How did the Vikings get high?

Nazis are boring. Since the end of the second world war, Nazis have become the generic, default bad guy in all forms of storytelling. Need someone for Indiana Jones to punch? Try a Nazi. Want some expendable cannon fodder for a video game? Don't waste your time inventing a compelling villain with a uniquely horrendous ideology; just add some Nazis. 

Don't get me wrong, watching a Nazi swallow their teeth along with their racist rhetoric is fantastic, but I find their oversaturation in stories to be taxing and repetitive. Honestly, it's just a product of the times. Before the Nazis became the de facto example of human evil, other notorious groups were the template for narrative antagonists. If I were around in the 1900s, I'm sure I'd be equally as bored of pirates. Prior to that, Vikings would've been the overused personification of human evil.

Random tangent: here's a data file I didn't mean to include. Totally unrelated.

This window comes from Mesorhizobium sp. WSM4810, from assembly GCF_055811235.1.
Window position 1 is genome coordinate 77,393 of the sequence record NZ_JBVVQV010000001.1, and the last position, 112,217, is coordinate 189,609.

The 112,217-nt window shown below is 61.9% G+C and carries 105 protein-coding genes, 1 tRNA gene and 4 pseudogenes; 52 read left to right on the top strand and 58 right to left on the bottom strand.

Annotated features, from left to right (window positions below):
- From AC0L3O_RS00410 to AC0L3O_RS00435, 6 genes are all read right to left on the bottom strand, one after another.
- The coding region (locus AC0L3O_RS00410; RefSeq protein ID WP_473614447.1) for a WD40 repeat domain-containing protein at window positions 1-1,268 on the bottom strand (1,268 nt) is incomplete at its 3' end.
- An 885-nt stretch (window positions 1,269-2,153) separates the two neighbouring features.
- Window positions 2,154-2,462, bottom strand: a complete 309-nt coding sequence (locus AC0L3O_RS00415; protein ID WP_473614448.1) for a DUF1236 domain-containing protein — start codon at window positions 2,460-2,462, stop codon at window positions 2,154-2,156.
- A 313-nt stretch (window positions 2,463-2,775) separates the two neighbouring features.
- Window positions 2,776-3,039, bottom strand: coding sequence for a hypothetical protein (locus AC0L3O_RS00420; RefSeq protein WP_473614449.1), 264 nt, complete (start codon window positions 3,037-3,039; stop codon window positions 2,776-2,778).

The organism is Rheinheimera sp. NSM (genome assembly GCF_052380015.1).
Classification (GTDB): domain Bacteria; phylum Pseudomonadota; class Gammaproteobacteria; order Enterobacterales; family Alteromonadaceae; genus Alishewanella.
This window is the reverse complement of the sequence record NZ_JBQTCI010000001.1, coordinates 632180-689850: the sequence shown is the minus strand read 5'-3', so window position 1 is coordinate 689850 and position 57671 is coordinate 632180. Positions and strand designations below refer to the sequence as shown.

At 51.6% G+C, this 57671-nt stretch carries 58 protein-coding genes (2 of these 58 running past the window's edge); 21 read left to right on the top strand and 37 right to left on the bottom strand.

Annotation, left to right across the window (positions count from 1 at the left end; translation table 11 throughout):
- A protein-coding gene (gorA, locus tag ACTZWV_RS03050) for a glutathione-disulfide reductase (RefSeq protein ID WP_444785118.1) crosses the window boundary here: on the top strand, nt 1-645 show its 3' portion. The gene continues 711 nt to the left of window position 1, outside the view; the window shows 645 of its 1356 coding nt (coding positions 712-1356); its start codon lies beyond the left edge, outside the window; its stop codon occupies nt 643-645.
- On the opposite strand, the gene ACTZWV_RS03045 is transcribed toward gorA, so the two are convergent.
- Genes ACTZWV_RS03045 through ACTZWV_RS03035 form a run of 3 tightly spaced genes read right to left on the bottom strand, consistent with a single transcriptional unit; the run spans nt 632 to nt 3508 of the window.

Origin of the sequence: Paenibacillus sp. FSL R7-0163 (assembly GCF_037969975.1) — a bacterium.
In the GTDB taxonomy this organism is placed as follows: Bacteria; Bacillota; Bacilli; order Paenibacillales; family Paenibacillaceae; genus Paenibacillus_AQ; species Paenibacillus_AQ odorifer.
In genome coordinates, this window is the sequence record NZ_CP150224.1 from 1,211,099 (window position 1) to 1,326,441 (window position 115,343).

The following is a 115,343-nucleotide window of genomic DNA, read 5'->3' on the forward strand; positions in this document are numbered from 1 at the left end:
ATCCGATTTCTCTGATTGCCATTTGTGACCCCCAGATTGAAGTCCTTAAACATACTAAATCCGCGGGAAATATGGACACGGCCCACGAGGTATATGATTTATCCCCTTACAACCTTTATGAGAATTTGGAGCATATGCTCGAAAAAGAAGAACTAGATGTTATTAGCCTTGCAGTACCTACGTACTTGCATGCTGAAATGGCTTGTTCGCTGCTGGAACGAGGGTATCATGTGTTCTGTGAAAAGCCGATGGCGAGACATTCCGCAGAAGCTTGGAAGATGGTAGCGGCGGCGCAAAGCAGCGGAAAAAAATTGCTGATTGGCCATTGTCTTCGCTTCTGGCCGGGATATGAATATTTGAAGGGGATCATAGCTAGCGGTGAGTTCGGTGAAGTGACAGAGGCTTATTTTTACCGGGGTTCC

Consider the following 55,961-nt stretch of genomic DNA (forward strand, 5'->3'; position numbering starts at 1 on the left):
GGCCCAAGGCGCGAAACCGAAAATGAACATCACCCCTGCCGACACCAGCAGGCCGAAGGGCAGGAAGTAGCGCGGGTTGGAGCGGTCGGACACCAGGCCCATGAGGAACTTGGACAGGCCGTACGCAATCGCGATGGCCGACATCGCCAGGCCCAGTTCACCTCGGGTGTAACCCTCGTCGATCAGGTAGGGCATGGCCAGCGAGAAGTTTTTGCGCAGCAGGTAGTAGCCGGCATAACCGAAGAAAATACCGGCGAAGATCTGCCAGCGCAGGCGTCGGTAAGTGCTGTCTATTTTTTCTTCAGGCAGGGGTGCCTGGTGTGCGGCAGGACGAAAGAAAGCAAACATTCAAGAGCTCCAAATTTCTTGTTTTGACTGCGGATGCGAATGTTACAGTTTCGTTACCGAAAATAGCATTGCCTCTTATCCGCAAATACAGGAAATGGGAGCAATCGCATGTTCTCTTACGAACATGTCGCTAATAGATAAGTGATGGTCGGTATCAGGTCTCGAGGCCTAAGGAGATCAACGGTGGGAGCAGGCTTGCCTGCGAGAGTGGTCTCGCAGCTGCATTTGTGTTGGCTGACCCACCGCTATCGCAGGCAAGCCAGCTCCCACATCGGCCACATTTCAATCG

Ironically enough, despite all the carnage they caused in their era, the media now presents Vikings as noble warriors and protagonists. We've moved so far away from their bloody legacy that Vikings are now "cool." We shrug off colloquial phrases associated with Vikings and their grizzly rampages and view their berserker rages with whimsy.

In the video linked above, the YouTube channel Nutty History explains that the only people to regard berserker rages as a lark were the Vikings themselves, primarily because they were incredibly high during them.